of the Storm, by Bill
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...abuzz with language or like a lake’s surface
running at night with 6-inch waves.
if a Greek chorus had found its way into the mouth an everyman in
the local bar of the mind, recounting the inner life of America from
the assassination of Kennedy to catastrophe of Katrina. I
of the Storm is a talk
poem of the long dark night of the soul. Lavender's unrelenting colloquial
yarn weaves a spell in breathlessly extended lines of vivid verse that refuse
to give up, against all odds.
I of the Storm is Bill Lavender's brilliant personal
aftermath mayhem of disconnected thought blowing off teh charts,
all bubbling, frothy boards and nails and mental debris overflowing
the body of poetry, which examines itself for signs of liife, while
continuing to row through cold black water towards a solitary stranger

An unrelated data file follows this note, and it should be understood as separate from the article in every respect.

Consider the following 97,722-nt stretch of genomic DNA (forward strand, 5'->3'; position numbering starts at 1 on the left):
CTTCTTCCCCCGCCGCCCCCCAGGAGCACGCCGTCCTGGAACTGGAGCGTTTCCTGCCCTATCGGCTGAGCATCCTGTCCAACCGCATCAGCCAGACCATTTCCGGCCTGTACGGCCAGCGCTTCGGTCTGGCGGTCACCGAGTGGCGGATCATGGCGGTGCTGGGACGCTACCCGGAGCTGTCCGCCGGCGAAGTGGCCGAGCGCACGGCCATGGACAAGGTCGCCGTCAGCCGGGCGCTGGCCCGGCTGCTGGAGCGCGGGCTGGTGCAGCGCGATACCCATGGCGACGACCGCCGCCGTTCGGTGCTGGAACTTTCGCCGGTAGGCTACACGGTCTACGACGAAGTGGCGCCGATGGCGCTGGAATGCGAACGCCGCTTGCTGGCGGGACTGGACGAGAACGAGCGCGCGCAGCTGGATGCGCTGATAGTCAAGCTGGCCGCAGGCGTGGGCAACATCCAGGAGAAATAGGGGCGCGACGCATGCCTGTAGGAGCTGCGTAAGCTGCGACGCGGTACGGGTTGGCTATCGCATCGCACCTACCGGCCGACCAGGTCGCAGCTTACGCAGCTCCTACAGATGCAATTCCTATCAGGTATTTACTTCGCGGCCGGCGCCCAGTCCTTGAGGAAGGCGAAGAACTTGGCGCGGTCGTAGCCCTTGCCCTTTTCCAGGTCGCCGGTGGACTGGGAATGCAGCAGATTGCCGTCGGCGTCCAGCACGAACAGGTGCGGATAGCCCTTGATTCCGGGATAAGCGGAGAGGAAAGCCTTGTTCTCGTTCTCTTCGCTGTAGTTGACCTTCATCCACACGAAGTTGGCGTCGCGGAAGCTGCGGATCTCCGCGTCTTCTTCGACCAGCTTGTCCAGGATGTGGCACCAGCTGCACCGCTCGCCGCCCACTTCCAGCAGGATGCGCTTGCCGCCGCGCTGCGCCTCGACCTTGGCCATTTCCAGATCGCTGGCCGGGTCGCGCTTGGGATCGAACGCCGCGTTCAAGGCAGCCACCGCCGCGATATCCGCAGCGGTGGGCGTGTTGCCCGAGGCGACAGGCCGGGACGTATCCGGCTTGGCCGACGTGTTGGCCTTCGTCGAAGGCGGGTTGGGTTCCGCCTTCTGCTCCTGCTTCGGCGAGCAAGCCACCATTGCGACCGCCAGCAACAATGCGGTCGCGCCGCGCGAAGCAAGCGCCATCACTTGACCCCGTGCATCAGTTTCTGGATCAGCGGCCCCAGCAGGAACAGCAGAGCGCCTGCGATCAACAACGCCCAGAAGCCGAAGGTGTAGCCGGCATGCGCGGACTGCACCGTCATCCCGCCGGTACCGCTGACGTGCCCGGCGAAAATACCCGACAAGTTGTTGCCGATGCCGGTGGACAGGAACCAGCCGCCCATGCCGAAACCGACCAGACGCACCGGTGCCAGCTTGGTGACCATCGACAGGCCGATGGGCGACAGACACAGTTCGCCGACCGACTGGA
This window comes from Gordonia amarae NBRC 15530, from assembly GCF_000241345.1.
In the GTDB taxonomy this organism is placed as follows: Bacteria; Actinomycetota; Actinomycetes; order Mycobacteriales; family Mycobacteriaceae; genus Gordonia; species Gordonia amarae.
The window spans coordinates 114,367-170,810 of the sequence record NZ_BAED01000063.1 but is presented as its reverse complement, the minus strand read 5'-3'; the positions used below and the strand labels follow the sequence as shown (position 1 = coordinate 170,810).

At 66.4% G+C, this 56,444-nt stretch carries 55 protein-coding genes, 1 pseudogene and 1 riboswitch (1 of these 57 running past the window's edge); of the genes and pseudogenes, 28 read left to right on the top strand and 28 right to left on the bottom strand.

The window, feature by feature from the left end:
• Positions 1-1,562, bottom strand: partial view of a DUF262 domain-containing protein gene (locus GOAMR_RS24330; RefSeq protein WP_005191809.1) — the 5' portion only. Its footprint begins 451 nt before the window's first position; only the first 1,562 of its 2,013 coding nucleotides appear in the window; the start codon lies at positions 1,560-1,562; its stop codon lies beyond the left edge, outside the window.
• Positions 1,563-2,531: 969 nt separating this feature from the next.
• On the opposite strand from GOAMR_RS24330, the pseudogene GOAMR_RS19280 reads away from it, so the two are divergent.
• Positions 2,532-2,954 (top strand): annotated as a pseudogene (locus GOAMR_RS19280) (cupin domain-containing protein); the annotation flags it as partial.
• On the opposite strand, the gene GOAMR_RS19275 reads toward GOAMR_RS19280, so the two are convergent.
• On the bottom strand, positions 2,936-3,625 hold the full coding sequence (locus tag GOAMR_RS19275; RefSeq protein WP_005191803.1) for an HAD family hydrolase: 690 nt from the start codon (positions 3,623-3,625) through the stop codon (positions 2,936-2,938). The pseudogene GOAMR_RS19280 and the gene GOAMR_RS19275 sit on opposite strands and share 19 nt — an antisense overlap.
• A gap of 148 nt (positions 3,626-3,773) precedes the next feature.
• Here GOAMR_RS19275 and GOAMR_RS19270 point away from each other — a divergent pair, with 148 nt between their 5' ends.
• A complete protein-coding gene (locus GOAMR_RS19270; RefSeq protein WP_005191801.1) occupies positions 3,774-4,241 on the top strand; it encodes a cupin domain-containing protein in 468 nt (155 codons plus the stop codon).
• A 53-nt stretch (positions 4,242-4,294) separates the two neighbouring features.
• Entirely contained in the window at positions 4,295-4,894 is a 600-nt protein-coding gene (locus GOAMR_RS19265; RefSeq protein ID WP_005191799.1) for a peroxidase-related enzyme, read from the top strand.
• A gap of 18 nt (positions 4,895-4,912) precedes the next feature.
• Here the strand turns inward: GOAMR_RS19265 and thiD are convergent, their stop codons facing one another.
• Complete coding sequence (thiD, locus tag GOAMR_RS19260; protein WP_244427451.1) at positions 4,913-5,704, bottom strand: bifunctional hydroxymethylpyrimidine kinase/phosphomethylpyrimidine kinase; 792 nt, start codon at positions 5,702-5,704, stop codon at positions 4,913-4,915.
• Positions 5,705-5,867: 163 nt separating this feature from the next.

stranded on a roof.
The Storm questioned every I with its devastating Eye and how this
I met that gaze is the story we are all going to write for a long
time to come. Bill Lavender's centrifuge spins his I in his own lyric
and indispensible language.
Bill Lavender's poetry is at once in and on and from
and for the current storms: Katrina, the Bush administration, the
new bar on the block. A mongrel mix of juicy gossip and Slavoj Zizek,
southern yarn and New York school irony, paranoia and anti-pastoral,
rootedness and road trip, drunkenness and sheer sobriety. There could
be no better I than Bill Lavender's to assimilate so much
raw, often rank, detail. This is a crucial, home-made poetry of witness;
miss it at your peril.
—Susan M. Schultz
Expansive, autobiographical, philosophical, farcical,
musical, utterly engaging, Bill Lavender proves in this book his
kinship (great-grand-nephew?) with France's immortal Jacques Prevert.
Makes one laugh and cry and sometimes both at the same time. A one-man
chorale of invincible life, rising out of floods and exiles and returns.